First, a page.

Go Back  Fodor's Travel Talk Forums > Destinations > Europe
Reload this Page >

Engadine/ Zurich OR Can a Love of Switzerland & Fear of Heights Coexist?

Engadine/ Zurich OR Can a Love of Switzerland & Fear of Heights Coexist?

Sep 28th, 2010, 03:28 AM
Join Date: Jan 2003
Posts: 1,288
Schuler - I know!!! We woke up last Saturday am to SNOW in Davos and at least one pass was already requiring chains! We live in very snowy state in the northern US so that was the last thing I really wanted to see The day before we ate a warm shirtsleeve lunch at a terrace in Guarda. What a change.

We had to get to Milan that night, so we backtracked north to go south and we got down from the snow pretty quick but it reminded me of the many long, cold, days and nights to come soon. Think I will start planning our Feb trip to Costa Rica!
HappyCheesehead is offline  
Sep 29th, 2010, 05:33 AM
Original Poster
Join Date: Mar 2010
Posts: 1,686
Day #11 AND OUR LAST DAY in Switzerland
Had a poor man's breakfast in the room early and out by 9:30am. Although a few degrees cooler this early, still VERY humid - crop pants and tank tops rule! Curious, but I saw no shorts-wearing in the city.
Passed a few interesting shops on Niedergasse, hope to revisit (ie: samll fossils). Found Laurie's Voltaire Cabaret shop/building which opened later. Retraced our steps to Grossmuenster and toured inside. Three front choir windows by Augusto Giacometti. Went downstairs into the crypt and saw original 15th Century statue of Charlemagne and very faded frescoes. Oreintation board in english for self-guided tour.
Climbed the tower--about 200 steps-while friend went ahead to Fraumuenster. First a tight spiral of stone steps, but later wooden and wider. Wonderful views from above! We are vey close to the ship-harbour, where I am going next!
Caught up with friend at Fraumunster-very hot and sweaty by then.
Saw the beautiful Chagall windows in the morning lihjt and read Rick Steve's detailed descriptions of the window contents. After this, we found Pardeplatz (busy traffic intersection) and spotted Cafe Sprungli (1836) with its oh-so-marvelous (and expensive) fine chocolates. I plan to come back for lunch after boat ride!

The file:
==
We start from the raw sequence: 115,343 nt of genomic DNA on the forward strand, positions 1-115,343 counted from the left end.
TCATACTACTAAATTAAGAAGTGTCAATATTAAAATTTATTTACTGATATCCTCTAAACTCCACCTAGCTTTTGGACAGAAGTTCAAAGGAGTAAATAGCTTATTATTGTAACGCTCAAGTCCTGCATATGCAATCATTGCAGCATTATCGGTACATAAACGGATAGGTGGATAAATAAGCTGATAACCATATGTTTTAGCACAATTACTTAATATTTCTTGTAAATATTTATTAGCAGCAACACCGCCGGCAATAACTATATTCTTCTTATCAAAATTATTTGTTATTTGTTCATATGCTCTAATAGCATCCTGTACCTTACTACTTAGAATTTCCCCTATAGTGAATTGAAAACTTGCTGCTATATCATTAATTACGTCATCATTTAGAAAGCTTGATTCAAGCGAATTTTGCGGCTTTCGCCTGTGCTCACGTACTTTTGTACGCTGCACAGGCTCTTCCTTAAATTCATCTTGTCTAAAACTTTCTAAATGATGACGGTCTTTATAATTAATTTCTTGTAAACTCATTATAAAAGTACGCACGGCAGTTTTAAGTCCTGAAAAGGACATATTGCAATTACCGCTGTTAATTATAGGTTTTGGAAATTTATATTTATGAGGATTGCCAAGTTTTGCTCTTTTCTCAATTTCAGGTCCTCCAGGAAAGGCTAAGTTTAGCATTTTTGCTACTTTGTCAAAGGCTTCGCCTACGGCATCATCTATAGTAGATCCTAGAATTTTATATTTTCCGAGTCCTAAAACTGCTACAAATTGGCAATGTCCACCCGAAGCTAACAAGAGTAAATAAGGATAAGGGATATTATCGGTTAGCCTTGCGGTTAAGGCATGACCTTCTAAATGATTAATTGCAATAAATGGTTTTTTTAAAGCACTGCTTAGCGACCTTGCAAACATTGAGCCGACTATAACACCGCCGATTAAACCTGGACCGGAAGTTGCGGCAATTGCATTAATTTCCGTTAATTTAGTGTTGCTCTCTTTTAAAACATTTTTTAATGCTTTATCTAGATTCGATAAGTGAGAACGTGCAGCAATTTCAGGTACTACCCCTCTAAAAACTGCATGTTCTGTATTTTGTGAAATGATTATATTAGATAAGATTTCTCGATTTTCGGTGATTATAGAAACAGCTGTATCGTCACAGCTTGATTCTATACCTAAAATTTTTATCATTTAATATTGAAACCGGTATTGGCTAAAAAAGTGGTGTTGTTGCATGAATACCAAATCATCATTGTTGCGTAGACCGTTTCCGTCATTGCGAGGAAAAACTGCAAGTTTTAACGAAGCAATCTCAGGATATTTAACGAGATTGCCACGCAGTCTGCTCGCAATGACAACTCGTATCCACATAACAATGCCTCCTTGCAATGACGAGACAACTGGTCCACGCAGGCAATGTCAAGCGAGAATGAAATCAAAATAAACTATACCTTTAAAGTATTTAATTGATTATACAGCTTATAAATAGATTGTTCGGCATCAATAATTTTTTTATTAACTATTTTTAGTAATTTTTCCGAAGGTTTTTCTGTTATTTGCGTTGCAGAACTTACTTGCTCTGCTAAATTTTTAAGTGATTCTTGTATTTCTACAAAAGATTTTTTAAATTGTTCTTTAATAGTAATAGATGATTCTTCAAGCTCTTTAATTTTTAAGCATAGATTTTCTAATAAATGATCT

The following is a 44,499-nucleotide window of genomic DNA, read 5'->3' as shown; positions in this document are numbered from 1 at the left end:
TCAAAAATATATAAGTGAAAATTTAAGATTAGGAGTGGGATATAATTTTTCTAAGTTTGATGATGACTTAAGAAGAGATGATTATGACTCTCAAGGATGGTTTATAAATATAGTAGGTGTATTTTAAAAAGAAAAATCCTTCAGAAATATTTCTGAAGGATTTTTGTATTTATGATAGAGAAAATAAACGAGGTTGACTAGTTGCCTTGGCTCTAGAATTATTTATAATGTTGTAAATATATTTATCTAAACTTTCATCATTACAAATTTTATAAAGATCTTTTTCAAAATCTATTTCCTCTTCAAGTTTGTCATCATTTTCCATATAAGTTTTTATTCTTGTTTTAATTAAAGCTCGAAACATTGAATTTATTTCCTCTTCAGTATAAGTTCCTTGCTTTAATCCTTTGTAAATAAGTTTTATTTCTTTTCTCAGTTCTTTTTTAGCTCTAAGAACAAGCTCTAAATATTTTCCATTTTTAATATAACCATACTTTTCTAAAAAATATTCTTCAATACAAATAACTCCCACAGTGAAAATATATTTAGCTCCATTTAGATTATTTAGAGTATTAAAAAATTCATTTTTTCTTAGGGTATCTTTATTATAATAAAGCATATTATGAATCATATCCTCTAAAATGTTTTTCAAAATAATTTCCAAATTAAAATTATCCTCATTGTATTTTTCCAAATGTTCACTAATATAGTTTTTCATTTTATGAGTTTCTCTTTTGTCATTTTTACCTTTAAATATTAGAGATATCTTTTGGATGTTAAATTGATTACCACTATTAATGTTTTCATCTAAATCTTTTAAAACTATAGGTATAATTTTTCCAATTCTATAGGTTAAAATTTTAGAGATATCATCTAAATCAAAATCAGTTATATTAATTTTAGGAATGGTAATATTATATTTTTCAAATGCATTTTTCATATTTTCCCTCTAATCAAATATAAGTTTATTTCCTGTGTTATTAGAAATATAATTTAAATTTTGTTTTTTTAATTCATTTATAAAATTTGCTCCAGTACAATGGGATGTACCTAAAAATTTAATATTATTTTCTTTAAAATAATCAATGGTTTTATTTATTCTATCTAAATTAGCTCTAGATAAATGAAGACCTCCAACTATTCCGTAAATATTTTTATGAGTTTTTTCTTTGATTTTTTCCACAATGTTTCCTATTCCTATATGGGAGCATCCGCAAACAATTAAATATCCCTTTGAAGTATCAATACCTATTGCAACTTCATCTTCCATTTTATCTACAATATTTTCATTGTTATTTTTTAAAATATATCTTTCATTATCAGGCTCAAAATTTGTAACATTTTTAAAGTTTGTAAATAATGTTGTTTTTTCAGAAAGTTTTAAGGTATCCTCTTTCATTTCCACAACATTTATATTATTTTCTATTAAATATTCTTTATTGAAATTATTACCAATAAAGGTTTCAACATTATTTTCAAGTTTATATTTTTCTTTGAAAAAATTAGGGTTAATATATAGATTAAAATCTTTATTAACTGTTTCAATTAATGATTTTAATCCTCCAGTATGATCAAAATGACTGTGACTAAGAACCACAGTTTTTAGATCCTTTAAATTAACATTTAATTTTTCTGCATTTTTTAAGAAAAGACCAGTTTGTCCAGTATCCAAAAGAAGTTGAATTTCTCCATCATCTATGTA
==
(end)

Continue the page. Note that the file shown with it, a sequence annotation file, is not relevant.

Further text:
At this point, Laurie went her way, and I, mine. Had been considering dinner at either the Zeughauskeller or Restaurant Kropf, but both looked a bit expensive and heavy on the meat selections, so I could imagine that a vegetarian would not be in favor of either.
Next, to Buerkliplatz for the 90 minute circuit boat ride (free with Zurichcard). Sunny and breezy! Clear skies. Nice to be on the waterand see all the people enjoying themselves! Back on land, found a needlepoint store on Borsenstrasse, and picked up a few beautiful hand-stitched items. What I REALLY wanted was Gustav Klimt's "The Kiss", measuring about 2 feet by 3 feet for a tidy sum of about 8000 CHF, but I reluctantly passed . The elderly owner told me that this store had been in his family and at this location for 90 years!
Walked back to Cafe Spruengli, but not a seat to be found!!
After a while of loitering, and no seat changeover, I gave up and bought take-away--a chicken breast sandwich on 'cornbread' and a tiny berry meringue torte. Then I stocked up on chocolate souvenirs! (My CC was smokin')
Sat in the shade along the river to eat my sandwich, refilled my water bottle from a fountain. Walked up to Lindenhof to eat the pastry and feed the pigeons.
Returned to hotel to free myself of the soon-to-be-melting chocolate purchases. Decided NOT to visit the Scweizerisches museum after all, as I didn't want to be inside for 3 or 4 hours on this lovely day. Instead, my interest was peeked (?)
by the Medizinhistorisches museum at the University.
Got directions and began the uphill ascent of NUMEROUS steps leading up to that area. Finally found wht I was looking for.
Quite interesting-glad that I chose this! Reviewed evolution of medicine from earliest religious beliefs to scientific developments along the way. Spent mor thatn 90 minutes and a lot of unique photos.
Recouped at hotel. Laurie had had a successful day, visiting her sites of interest as well.
Out to dinner by 6:30, stayed local on Niederdorfstrasse- Swiss Chuechli. Sat outside in the shade of the building.
Had Roestikissen gefuellt on salad and two small trueb beers.
In retrospect, this was an overpriced place aimed at the tourists (last night's meal was more 'genuine.')
Back to RR where we both phoned home form the air-conditioned phone booths on the lower level )
To Coop for a double pack of Black Forest Cake to eat later with our final Panaches, and last minute chocolate shopping.